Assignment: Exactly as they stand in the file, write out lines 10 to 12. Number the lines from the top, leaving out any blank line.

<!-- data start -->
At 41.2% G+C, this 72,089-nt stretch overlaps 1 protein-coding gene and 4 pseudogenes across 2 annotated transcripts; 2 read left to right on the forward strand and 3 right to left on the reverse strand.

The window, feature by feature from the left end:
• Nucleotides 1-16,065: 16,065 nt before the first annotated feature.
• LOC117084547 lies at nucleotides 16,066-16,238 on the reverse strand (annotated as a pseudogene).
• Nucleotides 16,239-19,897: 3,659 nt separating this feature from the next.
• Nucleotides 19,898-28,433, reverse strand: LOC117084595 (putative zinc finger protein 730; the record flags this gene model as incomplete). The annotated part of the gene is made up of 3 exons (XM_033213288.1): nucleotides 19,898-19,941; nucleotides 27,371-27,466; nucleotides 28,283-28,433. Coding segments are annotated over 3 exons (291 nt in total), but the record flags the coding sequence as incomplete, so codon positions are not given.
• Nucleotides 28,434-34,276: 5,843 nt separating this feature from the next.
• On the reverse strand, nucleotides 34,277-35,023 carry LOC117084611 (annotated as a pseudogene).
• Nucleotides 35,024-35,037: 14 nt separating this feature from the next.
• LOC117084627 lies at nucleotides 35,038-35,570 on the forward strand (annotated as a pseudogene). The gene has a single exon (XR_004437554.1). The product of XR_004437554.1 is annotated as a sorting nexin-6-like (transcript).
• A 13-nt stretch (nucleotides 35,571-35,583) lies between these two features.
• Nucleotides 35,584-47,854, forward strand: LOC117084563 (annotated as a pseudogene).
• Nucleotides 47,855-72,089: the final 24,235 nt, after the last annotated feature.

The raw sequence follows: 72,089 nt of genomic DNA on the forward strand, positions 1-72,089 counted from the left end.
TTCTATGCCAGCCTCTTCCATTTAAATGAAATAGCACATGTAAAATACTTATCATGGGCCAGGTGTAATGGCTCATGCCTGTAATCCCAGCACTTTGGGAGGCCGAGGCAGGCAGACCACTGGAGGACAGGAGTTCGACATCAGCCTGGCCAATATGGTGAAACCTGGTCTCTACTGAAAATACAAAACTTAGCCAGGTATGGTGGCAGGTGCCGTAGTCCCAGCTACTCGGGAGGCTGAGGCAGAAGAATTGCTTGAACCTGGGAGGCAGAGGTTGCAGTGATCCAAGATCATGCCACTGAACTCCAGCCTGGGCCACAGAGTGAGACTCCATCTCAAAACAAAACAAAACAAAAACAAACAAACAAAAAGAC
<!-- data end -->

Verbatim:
• LOC117084627 lies at nucleotides 35,038-35,570 on the forward strand (annotated as a pseudogene). The gene has a single exon (XR_004437554.1). The product of XR_004437554.1 is annotated as a sorting nexin-6-like (transcript).
• A 13-nt stretch (nucleotides 35,571-35,583) lies between these two features.
• Nucleotides 35,584-47,854, forward strand: LOC117084563 (annotated as a pseudogene).